Innovation is at the heart of PhD research. After all, a PhD is about making an original contribution to knowledge. But what about innovation in PhD research? Well, that happens too.
Many UK universities now collaborate to offer unique cutting-edge PhD research opportunities – with generous studentships.
The Engineering and Physical Sciences Research Council (EPSRC) helps fund these, investing around £800 million a year in subjects like Science, Engineering, Mathematics and Computing. Best of all, its Centres for Doctoral Training (CDTs) have new funding available for the coming academic year.
There's also some extra good news for anyone considering a PhD on Artificial Intelligence as UK Research and Innovation (UKRI) has invested in additional CDTs exploring this priority subject area.
This blog takes a closer look at these opportunities: how they work, what they offer, who should apply – and how.
Put simply, CDTs exist to train PhD students in specific research areas. These can be very broad, or quite narrow, depending on the size and scope of the CDT in question.
All CDTs are set up by universities with appropriate research interests, expertise and facilities. Some are run by an individual university, but it’s common for a single CDT to be established as a partnership between two or three institutions.
Each CDT receives enough funding for a set number of PhD studentships each year.
75 new CDTs receieved funding from the EPSRC in 2018. there are also a further 16 UKRI CDTs in Artificial Intelligence commencing funding in 2019. All have their own specialist research objectives and training aims. These are often multidisciplinary or interdisciplinary, combining techniques and expertise from multiple subject areas. Example topics include everything from fluid dynamics and cyber security to medical imagining and nanomaterials. As a student you can choose a CDT that matches your very specific interests.
CDTs offer four-year PhD programmes including a range of additional training and development (we’ll get to this in more detail, below).
This means that CDTs tend to recruit ‘cohorts’ of PhD students each year – a bit like undergraduate programmes. The exact number of places (and studentships) at a CDT will depend on its size.
So, what does a CDT offer? First and foremost, your PhD will be generously funded through an EPSRC studentship. This will cover your fees and, if you’re a UK student, you’ll also receive an additional stipend. This is currently set at a minimum of £15,009, for the 2019-20 academic year. Some CDTs may also offer further support for conference travel, fieldwork and other expenses.
There’s more to studying at a CDT than funding, however. Other benefits include:
Whereas a university awards degrees and other qualifications at different levels (including undergraduate and Masters courses), the central aim of a CDT is your training and development as a PhD researcher.
CDTs are designed to offer more than a single university department can. (There wouldn’t be much point creating them, otherwise).
They do this through collaboration – between universities and with external partners such as business and industry.
The academic benefits of this can be simple enough. Why limit yourself to the expertise available at one university when you can also learn from researchers from other institutions involved your CDT, or beyond? Similarly, you'll have access to a wider range of facilities, all hand-picked and prepared for the very specific work your CDT is doing.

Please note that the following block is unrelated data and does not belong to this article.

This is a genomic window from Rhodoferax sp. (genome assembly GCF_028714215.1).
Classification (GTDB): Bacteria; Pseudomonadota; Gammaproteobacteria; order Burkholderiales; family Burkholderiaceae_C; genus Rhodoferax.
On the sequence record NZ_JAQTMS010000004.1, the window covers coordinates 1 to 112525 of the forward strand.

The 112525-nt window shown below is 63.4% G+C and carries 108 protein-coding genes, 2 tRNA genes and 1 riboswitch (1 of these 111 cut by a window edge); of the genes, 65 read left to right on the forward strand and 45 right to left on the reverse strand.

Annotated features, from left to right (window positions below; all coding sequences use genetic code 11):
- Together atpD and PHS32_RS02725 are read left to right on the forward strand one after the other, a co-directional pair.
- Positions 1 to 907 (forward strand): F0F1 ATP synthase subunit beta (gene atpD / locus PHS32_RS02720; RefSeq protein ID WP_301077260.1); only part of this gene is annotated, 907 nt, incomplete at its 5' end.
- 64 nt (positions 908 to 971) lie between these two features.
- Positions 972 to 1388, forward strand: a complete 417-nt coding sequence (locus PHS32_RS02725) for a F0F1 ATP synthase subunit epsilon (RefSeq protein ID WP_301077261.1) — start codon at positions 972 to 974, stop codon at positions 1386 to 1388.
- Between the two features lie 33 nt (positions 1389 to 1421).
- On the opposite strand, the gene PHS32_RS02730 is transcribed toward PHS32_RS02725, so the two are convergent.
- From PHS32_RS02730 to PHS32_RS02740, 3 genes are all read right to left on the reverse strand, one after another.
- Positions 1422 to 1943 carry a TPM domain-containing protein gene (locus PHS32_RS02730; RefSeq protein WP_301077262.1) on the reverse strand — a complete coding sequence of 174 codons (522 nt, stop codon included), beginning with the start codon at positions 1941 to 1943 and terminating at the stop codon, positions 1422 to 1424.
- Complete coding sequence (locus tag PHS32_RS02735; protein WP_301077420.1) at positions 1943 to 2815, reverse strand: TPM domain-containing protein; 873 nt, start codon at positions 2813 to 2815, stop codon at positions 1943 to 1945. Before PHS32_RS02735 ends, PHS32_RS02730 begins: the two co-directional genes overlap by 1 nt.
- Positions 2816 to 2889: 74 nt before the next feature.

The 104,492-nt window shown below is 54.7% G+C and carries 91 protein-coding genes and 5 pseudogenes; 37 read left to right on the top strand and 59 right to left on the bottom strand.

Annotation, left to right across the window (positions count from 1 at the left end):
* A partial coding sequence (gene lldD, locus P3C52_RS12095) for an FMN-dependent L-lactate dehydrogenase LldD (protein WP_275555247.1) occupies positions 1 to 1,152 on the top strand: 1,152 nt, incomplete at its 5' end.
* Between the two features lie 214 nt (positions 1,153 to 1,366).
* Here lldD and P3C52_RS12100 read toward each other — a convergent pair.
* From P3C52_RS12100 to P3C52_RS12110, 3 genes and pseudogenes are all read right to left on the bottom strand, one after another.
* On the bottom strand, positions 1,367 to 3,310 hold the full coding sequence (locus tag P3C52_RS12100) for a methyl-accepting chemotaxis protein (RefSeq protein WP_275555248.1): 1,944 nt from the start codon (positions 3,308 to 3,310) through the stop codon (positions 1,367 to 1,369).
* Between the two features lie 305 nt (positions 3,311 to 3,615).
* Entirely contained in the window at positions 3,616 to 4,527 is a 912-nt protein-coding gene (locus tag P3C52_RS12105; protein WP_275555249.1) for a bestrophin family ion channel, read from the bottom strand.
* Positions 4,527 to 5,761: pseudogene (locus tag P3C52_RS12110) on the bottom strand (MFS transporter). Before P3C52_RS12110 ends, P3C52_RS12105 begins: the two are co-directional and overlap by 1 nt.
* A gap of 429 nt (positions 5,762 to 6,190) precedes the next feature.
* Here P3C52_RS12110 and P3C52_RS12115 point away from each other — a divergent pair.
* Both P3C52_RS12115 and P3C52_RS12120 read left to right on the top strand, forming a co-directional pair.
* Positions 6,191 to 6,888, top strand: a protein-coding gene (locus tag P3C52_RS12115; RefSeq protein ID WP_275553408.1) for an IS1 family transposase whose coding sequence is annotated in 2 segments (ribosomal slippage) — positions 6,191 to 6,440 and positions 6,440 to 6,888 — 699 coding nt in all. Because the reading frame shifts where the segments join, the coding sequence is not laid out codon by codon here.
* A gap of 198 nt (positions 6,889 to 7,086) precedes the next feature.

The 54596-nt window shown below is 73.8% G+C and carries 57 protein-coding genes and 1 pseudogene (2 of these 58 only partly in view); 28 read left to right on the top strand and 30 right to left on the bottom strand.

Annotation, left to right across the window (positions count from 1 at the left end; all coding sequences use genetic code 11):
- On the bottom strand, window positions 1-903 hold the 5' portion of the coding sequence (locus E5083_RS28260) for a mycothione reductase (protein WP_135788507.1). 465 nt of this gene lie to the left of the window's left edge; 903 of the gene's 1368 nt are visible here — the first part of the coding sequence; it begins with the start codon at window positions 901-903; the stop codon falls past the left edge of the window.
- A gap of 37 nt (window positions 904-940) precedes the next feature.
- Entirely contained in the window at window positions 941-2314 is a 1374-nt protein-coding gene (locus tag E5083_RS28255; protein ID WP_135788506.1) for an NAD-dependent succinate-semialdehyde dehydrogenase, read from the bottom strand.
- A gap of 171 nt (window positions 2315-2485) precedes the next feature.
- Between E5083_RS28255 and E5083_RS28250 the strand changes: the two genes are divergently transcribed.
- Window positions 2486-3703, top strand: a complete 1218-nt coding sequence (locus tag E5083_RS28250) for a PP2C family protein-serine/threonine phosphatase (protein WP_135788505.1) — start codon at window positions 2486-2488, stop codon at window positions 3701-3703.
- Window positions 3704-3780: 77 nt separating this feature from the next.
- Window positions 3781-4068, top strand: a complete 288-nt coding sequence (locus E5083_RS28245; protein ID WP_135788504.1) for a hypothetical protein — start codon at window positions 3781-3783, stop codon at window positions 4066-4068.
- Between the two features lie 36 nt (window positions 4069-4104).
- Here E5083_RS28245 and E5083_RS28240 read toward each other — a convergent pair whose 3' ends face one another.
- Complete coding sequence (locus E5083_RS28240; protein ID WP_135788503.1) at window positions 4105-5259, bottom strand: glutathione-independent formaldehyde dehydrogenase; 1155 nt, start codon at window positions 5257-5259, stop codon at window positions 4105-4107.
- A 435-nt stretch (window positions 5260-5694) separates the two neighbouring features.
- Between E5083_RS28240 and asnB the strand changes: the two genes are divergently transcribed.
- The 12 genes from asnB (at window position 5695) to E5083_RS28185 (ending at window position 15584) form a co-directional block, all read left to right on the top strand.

Professional benefits are also available. Who better to teach the right transferable skills for your PhD than representatives of organisations that actually employ PhD graduates?
It’s in the name, after all. Your CDT will ensure you finish your PhD with more than just a degree.
Your four-year programme will include specific training units focussing on key academic and transferable skills.
It’s traditional to think of a PhD as a ‘solo’ endeavour: you pursue your project, with your research, leading to your thesis. All of that still happens within a CDT, but you’ll be working alongside a cohort of other PhD students.
This provides a more collegiate atmosphere with an informal support structure and opportunities for collaboration.
A cohort-based approach also enhances your networking opportunities. Like you, your fellow students are looking to become part of the next generation of leading scientists and researchers. It’s worth getting to know them.
Not all Science and Engineering PhDs lead to a career in academia. CDTs have been set up to recognise this fact. And to make the most of it.
As well as supporting you to earn a PhD, your CDT will make sure that PhD is worth earning (and worth funding) whatever you go on to do with it.
Much of this is done through the additional training and skills development described above.
But CDTs can also take a more direct approach with opportunities to take up placements beyond the university. These will be designed to contribute to your research and give you the opportunity to see how that research is applied in the ‘real world’.
The best way to find out more about the specific benefits offered by CDTs is to take a closer look at them.
Specific application and eligibility criteria vary, but the following guidelines are worth bearing in mind:
Chris is studying at a BBSRC funded Doctoral Training Partnership (a lot like a CDT, but in Biosciences). He explains how this type of PhD works.
PhDs at CDTs or DTPs are often multidisciplinary. Read Kirsty's experiences of this challenging - but stimulating - approach to research.
Funded PhD places are very competitive but, as Melanie found, it's definitely worth applying! She shares her tips for success.
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